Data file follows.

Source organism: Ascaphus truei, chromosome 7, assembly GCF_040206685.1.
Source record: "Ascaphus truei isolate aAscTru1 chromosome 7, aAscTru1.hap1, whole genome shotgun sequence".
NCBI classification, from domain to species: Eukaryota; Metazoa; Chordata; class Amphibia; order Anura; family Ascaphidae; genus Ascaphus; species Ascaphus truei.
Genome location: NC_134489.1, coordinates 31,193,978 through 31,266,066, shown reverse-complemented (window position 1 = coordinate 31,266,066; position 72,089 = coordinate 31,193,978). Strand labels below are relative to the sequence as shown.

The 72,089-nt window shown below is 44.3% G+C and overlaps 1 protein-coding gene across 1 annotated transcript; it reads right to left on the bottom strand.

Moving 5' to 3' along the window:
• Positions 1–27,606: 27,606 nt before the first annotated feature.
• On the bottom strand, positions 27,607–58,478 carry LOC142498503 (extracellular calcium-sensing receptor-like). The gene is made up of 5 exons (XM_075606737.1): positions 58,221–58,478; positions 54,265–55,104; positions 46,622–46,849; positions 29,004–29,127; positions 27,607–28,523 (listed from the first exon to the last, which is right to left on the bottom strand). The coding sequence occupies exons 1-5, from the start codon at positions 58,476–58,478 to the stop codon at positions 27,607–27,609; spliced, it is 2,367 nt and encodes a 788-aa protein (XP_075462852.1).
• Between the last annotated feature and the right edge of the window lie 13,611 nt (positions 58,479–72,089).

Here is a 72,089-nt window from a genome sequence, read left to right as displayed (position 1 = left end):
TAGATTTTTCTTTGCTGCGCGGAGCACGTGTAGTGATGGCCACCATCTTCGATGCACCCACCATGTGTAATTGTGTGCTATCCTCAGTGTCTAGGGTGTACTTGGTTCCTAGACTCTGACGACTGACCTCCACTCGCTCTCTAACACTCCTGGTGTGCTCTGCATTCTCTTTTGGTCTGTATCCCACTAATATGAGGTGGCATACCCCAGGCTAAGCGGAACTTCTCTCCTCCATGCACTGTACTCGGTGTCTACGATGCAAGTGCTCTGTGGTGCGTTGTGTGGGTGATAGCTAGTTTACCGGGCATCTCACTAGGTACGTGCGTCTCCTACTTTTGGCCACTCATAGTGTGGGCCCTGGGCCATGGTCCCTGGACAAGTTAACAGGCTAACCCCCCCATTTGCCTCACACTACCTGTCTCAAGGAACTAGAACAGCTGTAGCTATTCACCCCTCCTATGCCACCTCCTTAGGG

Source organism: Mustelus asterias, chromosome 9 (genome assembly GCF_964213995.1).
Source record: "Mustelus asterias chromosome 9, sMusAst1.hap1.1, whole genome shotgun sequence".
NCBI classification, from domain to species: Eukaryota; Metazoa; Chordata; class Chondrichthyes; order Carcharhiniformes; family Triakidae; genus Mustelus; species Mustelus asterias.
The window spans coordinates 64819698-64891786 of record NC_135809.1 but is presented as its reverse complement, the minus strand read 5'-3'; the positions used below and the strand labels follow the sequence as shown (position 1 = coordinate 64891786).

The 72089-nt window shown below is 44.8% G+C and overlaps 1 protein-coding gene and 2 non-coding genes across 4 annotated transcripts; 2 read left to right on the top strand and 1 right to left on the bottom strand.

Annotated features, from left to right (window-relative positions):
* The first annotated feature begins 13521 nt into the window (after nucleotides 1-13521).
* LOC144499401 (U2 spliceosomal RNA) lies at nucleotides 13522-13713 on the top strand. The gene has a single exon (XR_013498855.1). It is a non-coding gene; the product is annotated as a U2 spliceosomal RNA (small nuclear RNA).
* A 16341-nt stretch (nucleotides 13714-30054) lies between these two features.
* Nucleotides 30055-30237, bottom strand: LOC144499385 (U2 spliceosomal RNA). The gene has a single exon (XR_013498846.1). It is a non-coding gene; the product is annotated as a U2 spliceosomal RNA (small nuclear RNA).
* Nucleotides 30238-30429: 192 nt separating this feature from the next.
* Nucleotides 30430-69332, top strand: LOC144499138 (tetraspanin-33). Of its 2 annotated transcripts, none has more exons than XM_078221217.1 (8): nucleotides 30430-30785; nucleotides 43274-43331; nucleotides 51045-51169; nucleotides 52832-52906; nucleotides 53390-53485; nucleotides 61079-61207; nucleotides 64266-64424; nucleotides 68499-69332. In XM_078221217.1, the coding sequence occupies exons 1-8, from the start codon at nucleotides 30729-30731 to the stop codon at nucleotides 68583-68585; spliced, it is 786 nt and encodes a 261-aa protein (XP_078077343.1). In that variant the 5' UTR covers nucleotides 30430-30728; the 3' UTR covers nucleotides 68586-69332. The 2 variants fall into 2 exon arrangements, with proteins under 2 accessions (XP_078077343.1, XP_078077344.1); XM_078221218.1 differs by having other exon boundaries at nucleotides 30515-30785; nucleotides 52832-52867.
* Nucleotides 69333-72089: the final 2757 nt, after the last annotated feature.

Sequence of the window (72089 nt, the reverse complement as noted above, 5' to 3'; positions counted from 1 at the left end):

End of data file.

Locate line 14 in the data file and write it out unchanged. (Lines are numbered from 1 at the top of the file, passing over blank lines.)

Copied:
NCBI classification, from domain to species: Eukaryota; Metazoa; Chordata; class Chondrichthyes; order Carcharhiniformes; family Triakidae; genus Mustelus; species Mustelus asterias.